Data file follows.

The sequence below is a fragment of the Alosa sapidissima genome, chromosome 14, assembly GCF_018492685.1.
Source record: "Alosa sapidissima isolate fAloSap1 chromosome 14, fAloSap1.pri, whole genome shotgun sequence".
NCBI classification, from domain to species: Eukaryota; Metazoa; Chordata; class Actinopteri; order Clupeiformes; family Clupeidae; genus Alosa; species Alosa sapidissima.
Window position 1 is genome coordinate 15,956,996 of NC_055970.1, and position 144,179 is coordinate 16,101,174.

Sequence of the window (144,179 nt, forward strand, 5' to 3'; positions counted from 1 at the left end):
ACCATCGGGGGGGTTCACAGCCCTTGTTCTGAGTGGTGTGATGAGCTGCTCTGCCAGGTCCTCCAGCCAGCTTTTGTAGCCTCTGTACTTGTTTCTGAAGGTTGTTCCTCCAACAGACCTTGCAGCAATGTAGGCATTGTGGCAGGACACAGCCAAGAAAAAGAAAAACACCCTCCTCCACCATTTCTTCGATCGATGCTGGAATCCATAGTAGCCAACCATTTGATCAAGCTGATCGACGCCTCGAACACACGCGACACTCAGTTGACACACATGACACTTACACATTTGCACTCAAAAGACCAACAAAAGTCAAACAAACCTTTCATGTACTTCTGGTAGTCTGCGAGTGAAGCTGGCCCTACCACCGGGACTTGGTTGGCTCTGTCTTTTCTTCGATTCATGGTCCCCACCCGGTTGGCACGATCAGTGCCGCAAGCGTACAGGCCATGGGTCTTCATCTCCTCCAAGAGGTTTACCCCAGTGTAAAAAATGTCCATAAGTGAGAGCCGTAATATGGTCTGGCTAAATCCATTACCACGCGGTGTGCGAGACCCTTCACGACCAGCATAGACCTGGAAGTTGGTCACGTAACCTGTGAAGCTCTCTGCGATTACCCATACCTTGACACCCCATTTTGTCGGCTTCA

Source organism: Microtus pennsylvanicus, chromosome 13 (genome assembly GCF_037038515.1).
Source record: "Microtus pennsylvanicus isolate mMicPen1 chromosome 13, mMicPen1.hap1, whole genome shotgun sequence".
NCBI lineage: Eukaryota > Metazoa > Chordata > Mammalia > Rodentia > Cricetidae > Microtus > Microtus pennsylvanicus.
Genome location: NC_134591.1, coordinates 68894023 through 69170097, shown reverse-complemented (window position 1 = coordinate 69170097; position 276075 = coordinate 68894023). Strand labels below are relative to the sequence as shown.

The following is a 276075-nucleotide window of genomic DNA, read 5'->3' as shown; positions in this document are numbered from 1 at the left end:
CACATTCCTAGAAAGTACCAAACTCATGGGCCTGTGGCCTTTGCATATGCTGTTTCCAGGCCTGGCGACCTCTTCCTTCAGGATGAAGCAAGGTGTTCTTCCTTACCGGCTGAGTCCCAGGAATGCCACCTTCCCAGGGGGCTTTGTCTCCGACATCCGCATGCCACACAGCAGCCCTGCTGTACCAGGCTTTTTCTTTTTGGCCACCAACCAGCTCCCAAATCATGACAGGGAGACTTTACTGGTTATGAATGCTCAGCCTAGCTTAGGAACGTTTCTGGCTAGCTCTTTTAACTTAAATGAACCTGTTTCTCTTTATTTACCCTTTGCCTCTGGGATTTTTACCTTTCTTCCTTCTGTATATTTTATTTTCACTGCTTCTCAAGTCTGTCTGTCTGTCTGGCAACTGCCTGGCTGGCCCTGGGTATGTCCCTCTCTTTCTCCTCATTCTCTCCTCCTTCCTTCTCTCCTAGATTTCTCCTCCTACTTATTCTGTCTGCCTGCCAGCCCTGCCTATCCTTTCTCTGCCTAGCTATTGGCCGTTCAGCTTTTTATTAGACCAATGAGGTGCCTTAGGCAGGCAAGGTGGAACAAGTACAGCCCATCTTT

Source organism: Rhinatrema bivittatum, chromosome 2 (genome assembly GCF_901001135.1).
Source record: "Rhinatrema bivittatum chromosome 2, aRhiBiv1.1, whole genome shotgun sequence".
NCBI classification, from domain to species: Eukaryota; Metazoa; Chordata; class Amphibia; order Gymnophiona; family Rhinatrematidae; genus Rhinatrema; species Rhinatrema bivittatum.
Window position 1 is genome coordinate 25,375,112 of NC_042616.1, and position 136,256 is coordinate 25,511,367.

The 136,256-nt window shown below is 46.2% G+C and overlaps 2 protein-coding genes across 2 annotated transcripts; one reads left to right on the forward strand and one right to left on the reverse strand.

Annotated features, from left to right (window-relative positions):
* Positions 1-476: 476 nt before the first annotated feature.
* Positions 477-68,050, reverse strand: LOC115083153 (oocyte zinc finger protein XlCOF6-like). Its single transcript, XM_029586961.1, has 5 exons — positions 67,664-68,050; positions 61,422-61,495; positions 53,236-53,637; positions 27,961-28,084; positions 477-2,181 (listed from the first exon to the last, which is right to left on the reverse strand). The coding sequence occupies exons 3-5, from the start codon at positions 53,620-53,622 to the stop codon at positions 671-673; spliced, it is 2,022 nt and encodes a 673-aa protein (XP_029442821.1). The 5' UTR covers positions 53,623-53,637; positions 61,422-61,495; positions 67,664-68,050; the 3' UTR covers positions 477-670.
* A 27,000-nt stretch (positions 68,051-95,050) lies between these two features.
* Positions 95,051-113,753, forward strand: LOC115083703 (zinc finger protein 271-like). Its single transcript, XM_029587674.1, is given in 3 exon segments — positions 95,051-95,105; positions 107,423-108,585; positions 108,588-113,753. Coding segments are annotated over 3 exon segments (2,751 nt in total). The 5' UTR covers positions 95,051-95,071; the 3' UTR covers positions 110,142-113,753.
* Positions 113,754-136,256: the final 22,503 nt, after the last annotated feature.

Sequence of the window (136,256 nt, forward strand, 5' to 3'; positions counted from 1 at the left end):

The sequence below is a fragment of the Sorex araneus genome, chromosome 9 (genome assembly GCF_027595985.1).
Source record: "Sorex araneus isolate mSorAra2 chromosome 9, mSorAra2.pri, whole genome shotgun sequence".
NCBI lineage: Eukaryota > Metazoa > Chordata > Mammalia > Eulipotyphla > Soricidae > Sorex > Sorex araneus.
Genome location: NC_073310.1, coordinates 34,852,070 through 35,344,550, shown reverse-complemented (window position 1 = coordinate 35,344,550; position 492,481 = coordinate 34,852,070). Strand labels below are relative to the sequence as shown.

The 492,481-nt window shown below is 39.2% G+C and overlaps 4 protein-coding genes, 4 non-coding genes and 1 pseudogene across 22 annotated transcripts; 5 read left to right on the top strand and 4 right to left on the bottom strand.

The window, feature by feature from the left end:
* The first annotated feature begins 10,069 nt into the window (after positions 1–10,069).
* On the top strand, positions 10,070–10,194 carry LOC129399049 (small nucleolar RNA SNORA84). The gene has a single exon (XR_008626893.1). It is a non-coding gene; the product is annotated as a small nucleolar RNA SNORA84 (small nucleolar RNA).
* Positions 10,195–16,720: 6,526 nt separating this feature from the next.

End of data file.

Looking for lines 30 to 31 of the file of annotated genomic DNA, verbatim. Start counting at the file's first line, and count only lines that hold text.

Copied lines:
The window, feature by feature from the left end:
* The first annotated feature begins 10,069 nt into the window (after positions 1–10,069).